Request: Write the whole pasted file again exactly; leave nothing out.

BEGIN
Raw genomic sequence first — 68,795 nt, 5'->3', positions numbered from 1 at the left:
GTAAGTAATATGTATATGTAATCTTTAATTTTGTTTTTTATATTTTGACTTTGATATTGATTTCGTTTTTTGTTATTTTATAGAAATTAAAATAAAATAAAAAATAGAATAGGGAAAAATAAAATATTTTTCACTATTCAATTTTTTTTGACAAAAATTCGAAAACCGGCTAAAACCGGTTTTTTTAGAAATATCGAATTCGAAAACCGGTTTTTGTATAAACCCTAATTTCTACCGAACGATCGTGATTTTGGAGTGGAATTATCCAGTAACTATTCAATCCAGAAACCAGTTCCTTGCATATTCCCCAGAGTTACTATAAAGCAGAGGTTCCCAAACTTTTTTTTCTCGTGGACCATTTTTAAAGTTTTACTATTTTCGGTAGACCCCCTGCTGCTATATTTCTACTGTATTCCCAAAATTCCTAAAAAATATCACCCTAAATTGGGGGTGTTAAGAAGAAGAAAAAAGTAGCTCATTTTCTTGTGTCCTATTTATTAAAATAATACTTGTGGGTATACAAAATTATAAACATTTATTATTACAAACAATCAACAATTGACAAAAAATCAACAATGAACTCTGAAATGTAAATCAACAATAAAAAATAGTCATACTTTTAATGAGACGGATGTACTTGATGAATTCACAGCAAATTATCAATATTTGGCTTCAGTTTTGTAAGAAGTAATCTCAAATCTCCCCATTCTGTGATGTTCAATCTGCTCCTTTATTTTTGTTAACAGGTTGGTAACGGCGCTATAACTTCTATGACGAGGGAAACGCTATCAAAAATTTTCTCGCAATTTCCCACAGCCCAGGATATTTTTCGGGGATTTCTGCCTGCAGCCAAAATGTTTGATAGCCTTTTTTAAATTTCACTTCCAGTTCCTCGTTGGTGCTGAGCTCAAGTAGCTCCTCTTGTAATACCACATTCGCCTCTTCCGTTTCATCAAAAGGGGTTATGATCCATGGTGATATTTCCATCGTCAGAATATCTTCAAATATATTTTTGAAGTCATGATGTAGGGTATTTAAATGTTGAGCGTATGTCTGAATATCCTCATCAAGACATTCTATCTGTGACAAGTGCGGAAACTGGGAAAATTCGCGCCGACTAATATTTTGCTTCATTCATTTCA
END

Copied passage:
Raw genomic sequence first — 68,795 nt, 5'->3', positions numbered from 1 at the left:
GTAAGTAATATGTATATGTAATCTTTAATTTTGTTTTTTATATTTTGACTTTGATATTGATTTCGTTTTTTGTTATTTTATAGAAATTAAAATAAAATAAAAAATAGAATAGGGAAAAATAAAATATTTTTCACTATTCAATTTTTTTTGACAAAAATTCGAAAACCGGCTAAAACCGGTTTTTTTAGAAATATCGAATTCGAAAACCGGTTTTTGTATAAACCCTAATTTCTACCGAACGATCGTGATTTTGGAGTGGAATTATCCAGTAACTATTCAATCCAGAAACCAGTTCCTTGCATATTCCCCAGAGTTACTATAAAGCAGAGGTTCCCAAACTTTTTTTTCTCGTGGACCATTTTTAAAGTTTTACTATTTTCGGTAGACCCCCTGCTGCTATATTTCTACTGTATTCCCAAAATTCCTAAAAAATATCACCCTAAATTGGGGGTGTTAAGAAGAAGAAAAAAGTAGCTCATTTTCTTGTGTCCTATTTATTAAAATAATACTTGTGGGTATACAAAATTATAAACATTTATTATTACAAACAATCAACAATTGACAAAAAATCAACAATGAACTCTGAAATGTAAATCAACAATAAAAAATAGTCATACTTTTAATGAGACGGATGTACTTGATGAATTCACAGCAAATTATCAATATTTGGCTTCAGTTTTGTAAGAAGTAATCTCAAATCTCCCCATTCTGTGATGTTCAATCTGCTCCTTTATTTTTGTTAACAGGTTGGTAACGGCGCTATAACTTCTATGACGAGGGAAACGCTATCAAAAATTTTCTCGCAATTTCCCACAGCCCAGGATATTTTTCGGGGATTTCTGCCTGCAGCCAAAATGTTTGATAGCCTTTTTTAAATTTCACTTCCAGTTCCTCGTTGGTGCTGAGCTCAAGTAGCTCCTCTTGTAATACCACATTCGCCTCTTCCGTTTCATCAAAAGGGGTTATGATCCATGGTGATATTTCCATCGTCAGAATATCTTCAAATATATTTTTGAAGTCATGATGTAGGGTATTTAAATGTTGAGCGTATGTCTGAATATCCTCATCAAGACATTCTATCTGTGACAAGTGCGGAAACTGGGAAAATTCGCGCCGACTAATATTTTGCTTCATTCATTTCA